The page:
RTGS Global kicks into gear to disrupt correspondent banking
RTGS Global, the cross-border liquidity network set-up by Worldpay and Clearbank creator Nick Ogden almost exactly a year ago, has launched the first stage of its operations.
Ogden announced the initiative, which aims to improve the speed and performance of international payments, at industry event Sibos in September 2019.
FinTech Futures sat down with Odgen back in November to learn more about the project, which you can read here.
Designed to remedy the issue of seeing liquidity between countries, RTGS claims it will be the first to make interbank liquidity visible. Hence, it seeks to disrupt the process of correspondent banking.
First stage of operations
RTGS has built its system on Microsoft Azure. Whilst it will preserve existing commercial banking relationships, RTGS wants to “completely overhaul” the machinery behind them.
A big part of this overhaul will include the automation of – until now – manual processes.
Although transparency in real-time domestic gross settlement has been achieved on a national level, on a global level there are few – if any – successful examples.
He tells Finextra that it has now finished building its technology. It is gearing up for “phase one” of operation. “Where have we got to now? The tech works, we’re into phase one,” says Odgen.
“The preliminary research we needed to do to ensure the market is there is done. The operational challenge we now have is – how do we sync this into various different institutions?”
RTGS is working with groups – Odgen names UK Finance as one – as it goes into its testing phase for the technology it has built.
“We’re trying to understand all the rules and come up with a status quo which will work for the majority of banks we’re speaking to,” adds Odgen. The company is aiming to reach commercial rollout by 2021.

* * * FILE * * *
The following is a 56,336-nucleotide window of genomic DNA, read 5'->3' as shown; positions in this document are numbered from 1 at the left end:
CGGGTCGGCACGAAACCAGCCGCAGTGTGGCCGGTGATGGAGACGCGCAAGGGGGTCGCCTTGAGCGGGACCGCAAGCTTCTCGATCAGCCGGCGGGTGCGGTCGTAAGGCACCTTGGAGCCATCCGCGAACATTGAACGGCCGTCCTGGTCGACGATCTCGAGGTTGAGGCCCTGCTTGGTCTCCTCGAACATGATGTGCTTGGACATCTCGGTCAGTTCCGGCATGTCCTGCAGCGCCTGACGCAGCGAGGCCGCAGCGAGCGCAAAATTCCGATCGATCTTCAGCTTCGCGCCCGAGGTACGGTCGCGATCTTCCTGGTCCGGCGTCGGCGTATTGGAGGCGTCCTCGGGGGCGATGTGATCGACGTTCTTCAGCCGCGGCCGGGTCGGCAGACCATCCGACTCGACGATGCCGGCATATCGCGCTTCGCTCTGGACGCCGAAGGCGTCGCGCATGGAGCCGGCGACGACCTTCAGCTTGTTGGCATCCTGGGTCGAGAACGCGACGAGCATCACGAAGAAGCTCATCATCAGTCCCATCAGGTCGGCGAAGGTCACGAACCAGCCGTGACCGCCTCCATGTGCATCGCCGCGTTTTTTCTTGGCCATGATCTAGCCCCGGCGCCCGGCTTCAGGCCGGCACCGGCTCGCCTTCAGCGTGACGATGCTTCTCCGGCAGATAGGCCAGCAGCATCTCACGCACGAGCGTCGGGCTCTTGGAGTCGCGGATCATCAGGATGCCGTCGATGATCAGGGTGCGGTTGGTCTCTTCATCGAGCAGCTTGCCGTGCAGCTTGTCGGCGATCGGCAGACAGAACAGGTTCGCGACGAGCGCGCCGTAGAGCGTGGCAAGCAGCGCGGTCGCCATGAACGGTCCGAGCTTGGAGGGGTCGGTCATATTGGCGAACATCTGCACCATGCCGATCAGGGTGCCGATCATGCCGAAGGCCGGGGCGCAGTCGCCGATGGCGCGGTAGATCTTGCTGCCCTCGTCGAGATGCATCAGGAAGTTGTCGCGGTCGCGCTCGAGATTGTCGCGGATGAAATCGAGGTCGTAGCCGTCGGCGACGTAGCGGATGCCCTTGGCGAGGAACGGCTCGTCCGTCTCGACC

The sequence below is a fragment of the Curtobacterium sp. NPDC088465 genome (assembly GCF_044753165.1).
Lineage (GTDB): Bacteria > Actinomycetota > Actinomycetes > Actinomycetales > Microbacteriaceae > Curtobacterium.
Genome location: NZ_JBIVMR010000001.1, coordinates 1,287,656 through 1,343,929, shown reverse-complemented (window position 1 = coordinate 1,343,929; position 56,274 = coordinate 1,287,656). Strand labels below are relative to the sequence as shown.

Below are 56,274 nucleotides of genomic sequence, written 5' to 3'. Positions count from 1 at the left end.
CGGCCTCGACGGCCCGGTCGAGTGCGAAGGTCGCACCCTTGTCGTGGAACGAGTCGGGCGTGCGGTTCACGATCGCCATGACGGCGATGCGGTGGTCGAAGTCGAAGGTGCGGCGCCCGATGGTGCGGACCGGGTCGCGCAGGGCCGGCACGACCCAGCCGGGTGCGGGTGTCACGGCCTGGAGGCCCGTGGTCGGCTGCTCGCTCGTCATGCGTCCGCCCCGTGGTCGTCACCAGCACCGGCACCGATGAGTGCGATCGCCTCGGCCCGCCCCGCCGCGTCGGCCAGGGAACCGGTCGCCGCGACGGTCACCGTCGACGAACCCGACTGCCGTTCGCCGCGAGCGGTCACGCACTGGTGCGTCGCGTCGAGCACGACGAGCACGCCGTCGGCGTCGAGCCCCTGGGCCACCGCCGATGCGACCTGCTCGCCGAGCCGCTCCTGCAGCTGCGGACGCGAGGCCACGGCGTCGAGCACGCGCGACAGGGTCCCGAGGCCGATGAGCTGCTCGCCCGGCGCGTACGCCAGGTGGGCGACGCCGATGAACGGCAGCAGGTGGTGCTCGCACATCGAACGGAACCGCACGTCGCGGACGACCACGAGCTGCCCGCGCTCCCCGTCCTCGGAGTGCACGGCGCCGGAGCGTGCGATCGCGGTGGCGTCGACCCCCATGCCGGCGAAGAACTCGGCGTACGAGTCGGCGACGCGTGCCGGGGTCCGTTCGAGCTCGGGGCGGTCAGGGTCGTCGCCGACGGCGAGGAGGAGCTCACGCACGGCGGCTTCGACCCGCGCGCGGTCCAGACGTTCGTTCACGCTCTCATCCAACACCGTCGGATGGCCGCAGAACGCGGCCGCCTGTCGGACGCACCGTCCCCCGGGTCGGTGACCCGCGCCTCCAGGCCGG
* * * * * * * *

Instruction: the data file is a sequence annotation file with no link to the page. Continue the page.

Building with Microsoft
“We wanted blistering speed and transactional volume,” Odgen tells Finextra on why it went with Microsoft for the build.
The new venture wanted to be able to perform more than 30,000 transactions a second. This is then multiplied by 180 currency corridors, with each transaction taking around 30 milliseconds.
“Now scaling that globally is really very difficult,” Odgen explains. “It wouldn’t really have been possible a couple of years ago […] a lot of the technology simply didn’t exist.”
Azure, which first launched in 2008, works as a private internal network. It has allowed RTGS develop its platform since January this year.
Installing the software was one of the big challenges Microsoft helps RTGS solve. “We’ve now got to the point where our containers – what banks use to connect to our infrastructure – are going to be available in the Azure marketplace,” says Odgen.
Stage one has seen RTGS make its network available to 43,300 banks globally. Stage two, which is the technical integration involving Azure, is set to commence in autumn this year.